Maybe it’s a moon phase or something—there seems to be a lot of this going around lately. I’m talking about stores treating their customers like dishonest low-lifes in an effort to make somebody (who? the customers? the management?) feel they’ve got effective anti-shoplifting practices in place.
I don’t shop at Sam’s Club like Kavajuice did. And I haven’t experienced this at Circuit City like Michael Righi. But it is a common practice at Best Buy in my area. And I got almost as upset about it at Lowe’s last Thursday as Mr. Righi. Instead of declining, I asked why, then asked for the manager, and then shot of an email telling Lowe’s corporate what I thought of their short-sighted policy.
Without looking to see what the law actually says, I do know that retailers are not held to the same standards of probable cause that police officers are. But I seriously doubt simply being a customer constitutes enough reason to be suspected of retail fraud. In essence, that’s the message the store is sending by checking your receipt—”we think you stole something, so prove us wrong.” Where’s the harm in that, you wonder? That’s what the first two commenters Mr. Righi cites seem to feel. If you’re okay with that, then by all means continue to patronize those businesses.
In my mind, there are two fallacies with this. First, retail fraud (the fancy term for shoplifting and employee theft) accounts for only 1.61 percent of sales. Some stores ask every customer to show their receipt. Such a dragnet scoops up the non-criminal 98.39% of shoppers in addition to the guilty ones, assuming the shoplifters also went through the checkout. Here’s the other question in my mind: is the person looking at your receipt really checking to ensure what you have in hand is listed on the receipt? If not, what’s the point because the bag might include stolen goods anyway.
I applaud Mr. Righi for questioning ineffective polices and procedures that punish the rule-followers with an illusion of safety and security that actually accomplishes nothing. Kind of like the random checks they used to do just before boarding the plane. You know, the ones where more often than not the random person chosen was the little old lady. Kind of like we all have to take our shoes off even though there has only been one attempted shoe bomber. Kind of like when I took my kids to see the Liberty Bell in April 2002 and we had to go through a trailer to go through a metal detector; like the portable fair-ground style fencing would really keep a determined terrorist from assaulting the icon of freedom, but law-abiding citizens had to go through extra steps to see it.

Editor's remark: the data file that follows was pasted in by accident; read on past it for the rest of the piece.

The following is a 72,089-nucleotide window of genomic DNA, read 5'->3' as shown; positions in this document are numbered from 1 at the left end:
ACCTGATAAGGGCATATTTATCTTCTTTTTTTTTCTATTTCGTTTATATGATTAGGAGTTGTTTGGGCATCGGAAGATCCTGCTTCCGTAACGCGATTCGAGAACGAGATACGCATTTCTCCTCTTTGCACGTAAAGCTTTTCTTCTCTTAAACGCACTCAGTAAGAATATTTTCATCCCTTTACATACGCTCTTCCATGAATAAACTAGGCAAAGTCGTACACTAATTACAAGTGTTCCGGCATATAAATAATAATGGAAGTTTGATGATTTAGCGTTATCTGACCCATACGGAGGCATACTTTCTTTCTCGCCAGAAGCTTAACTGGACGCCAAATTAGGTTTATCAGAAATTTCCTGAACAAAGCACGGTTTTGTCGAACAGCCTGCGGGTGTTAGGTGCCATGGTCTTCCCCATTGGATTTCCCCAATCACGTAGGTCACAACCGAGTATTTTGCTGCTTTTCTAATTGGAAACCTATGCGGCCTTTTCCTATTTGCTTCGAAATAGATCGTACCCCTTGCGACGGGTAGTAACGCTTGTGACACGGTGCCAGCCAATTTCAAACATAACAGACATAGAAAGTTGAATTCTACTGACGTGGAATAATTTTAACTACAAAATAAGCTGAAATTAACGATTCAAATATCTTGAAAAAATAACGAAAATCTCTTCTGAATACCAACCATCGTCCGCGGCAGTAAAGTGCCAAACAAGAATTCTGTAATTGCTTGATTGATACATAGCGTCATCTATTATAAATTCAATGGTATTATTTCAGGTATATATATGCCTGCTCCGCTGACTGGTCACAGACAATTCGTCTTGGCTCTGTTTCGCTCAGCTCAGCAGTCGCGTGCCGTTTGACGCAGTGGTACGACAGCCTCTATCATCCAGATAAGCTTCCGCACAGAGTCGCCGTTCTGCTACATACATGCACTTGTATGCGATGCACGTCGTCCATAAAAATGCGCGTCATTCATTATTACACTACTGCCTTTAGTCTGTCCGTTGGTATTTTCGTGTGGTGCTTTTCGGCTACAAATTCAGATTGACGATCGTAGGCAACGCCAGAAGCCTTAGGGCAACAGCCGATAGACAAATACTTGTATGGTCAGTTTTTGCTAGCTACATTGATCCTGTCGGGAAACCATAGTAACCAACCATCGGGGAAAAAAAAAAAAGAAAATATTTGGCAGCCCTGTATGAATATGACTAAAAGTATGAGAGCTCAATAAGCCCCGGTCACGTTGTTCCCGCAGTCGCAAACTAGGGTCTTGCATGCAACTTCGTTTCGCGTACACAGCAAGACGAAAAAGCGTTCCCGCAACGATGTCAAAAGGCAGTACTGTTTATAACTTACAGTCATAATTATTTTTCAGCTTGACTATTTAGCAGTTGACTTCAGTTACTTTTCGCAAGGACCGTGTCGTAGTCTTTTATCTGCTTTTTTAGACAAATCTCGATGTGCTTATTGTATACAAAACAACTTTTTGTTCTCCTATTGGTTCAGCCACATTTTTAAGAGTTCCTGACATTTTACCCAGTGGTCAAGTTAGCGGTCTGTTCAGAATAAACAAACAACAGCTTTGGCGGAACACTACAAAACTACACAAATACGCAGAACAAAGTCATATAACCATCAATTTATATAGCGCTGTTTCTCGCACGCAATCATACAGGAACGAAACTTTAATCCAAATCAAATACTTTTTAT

Point is, none of those policies actually improve safety or security, but they make people think something’s being done. And nobody questions it. Except, apparently, Mr. Righi. And me. The employee at Lowe’s who watched me come through the U-scan under the watchful eye of two other employees told me they just randomly checked receipts. I guess there’s a big problem with fencing of stolen drain opener and compact florescent light bulbs, but I didn’t appreciate being stopped nor the answer I got, so I asked for the manager. Then I was told it was policy and maybe I was stopped because I didn’t have a bag (silly me for being able to carry my purchase and for not wanting to waste a plastic bag which actually saves Lowe’s that expense). Sorry, folks, that just doesn’t justify assuming your customers are thieves. Not when statistics show the problem is 1.61 percent. Home Depot’s right next door to the Lowe’s.